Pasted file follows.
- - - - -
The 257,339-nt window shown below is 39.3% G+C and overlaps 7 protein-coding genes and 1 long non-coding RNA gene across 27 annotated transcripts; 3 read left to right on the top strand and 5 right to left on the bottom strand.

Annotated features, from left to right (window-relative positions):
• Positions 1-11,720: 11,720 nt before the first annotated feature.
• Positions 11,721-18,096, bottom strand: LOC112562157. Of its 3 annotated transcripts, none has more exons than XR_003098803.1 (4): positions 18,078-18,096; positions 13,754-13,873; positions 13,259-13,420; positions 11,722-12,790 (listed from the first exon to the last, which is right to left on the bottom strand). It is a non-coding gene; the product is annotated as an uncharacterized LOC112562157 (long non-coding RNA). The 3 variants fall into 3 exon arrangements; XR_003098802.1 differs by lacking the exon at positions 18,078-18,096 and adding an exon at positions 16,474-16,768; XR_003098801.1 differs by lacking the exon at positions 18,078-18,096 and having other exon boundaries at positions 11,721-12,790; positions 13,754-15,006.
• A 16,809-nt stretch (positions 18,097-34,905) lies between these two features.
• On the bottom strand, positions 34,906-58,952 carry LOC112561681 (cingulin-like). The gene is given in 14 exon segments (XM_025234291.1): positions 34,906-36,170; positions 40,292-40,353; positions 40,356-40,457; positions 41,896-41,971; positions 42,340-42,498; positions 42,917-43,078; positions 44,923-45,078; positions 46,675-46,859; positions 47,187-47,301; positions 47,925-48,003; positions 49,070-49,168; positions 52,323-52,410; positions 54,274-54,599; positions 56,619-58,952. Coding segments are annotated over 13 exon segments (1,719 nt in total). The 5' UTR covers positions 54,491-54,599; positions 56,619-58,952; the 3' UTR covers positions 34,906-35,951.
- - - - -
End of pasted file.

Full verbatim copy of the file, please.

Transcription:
The 257,339-nt window shown below is 39.3% G+C and overlaps 7 protein-coding genes and 1 long non-coding RNA gene across 27 annotated transcripts; 3 read left to right on the top strand and 5 right to left on the bottom strand.

Annotated features, from left to right (window-relative positions):
• Positions 1-11,720: 11,720 nt before the first annotated feature.
• Positions 11,721-18,096, bottom strand: LOC112562157. Of its 3 annotated transcripts, none has more exons than XR_003098803.1 (4): positions 18,078-18,096; positions 13,754-13,873; positions 13,259-13,420; positions 11,722-12,790 (listed from the first exon to the last, which is right to left on the bottom strand). It is a non-coding gene; the product is annotated as an uncharacterized LOC112562157 (long non-coding RNA). The 3 variants fall into 3 exon arrangements; XR_003098802.1 differs by lacking the exon at positions 18,078-18,096 and adding an exon at positions 16,474-16,768; XR_003098801.1 differs by lacking the exon at positions 18,078-18,096 and having other exon boundaries at positions 11,721-12,790; positions 13,754-15,006.
• A 16,809-nt stretch (positions 18,097-34,905) lies between these two features.
• On the bottom strand, positions 34,906-58,952 carry LOC112561681 (cingulin-like). The gene is given in 14 exon segments (XM_025234291.1): positions 34,906-36,170; positions 40,292-40,353; positions 40,356-40,457; positions 41,896-41,971; positions 42,340-42,498; positions 42,917-43,078; positions 44,923-45,078; positions 46,675-46,859; positions 47,187-47,301; positions 47,925-48,003; positions 49,070-49,168; positions 52,323-52,410; positions 54,274-54,599; positions 56,619-58,952. Coding segments are annotated over 13 exon segments (1,719 nt in total). The 5' UTR covers positions 54,491-54,599; positions 56,619-58,952; the 3' UTR covers positions 34,906-35,951.